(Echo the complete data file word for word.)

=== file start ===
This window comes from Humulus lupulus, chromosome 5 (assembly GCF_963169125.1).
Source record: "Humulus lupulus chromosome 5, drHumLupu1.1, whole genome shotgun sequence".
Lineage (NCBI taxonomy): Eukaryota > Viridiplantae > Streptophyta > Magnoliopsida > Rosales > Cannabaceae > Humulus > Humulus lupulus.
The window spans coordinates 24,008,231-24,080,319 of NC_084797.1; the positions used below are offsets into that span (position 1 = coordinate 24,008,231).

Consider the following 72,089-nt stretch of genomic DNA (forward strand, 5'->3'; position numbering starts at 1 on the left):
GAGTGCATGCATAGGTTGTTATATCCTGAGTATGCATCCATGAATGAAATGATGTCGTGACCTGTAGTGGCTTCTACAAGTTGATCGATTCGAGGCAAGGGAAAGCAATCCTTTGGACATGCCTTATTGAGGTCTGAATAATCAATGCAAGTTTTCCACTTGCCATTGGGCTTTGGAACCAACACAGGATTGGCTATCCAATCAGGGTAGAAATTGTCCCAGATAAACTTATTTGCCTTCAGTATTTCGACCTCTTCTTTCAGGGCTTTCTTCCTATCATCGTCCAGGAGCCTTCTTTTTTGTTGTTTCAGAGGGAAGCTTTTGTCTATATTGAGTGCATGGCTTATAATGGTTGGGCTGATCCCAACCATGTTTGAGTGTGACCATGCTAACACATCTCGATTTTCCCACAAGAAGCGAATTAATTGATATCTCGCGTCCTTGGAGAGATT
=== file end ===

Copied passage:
This window comes from Humulus lupulus, chromosome 5 (assembly GCF_963169125.1).
Source record: "Humulus lupulus chromosome 5, drHumLupu1.1, whole genome shotgun sequence".
Lineage (NCBI taxonomy): Eukaryota > Viridiplantae > Streptophyta > Magnoliopsida > Rosales > Cannabaceae > Humulus > Humulus lupulus.
The window spans coordinates 24,008,231-24,080,319 of NC_084797.1; the positions used below are offsets into that span (position 1 = coordinate 24,008,231).

Consider the following 72,089-nt stretch of genomic DNA (forward strand, 5'->3'; position numbering starts at 1 on the left):
GAGTGCATGCATAGGTTGTTATATCCTGAGTATGCATCCATGAATGAAATGATGTCGTGACCTGTAGTGGCTTCTACAAGTTGATCGATTCGAGGCAAGGGAAAGCAATCCTTTGGACATGCCTTATTGAGGTCTGAATAATCAATGCAAGTTTTCCACTTGCCATTGGGCTTTGGAACCAACACAGGATTGGCTATCCAATCAGGGTAGAAATTGTCCCAGATAAACTTATTTGCCTTCAGTATTTCGACCTCTTCTTTCAGGGCTTTCTTCCTATCATCGTCCAGGAGCCTTCTTTTTTGTTGTTTCAGAGGGAAGCTTTTGTCTATATTGAGTGCATGGCTTATAATGGTTGGGCTGATCCCAACCATGTTTGAGTGTGACCATGCTAACACATCTCGATTTTCCCACAAGAAGCGAATTAATTGATATCTCGCGTCCTTGGAGAGATT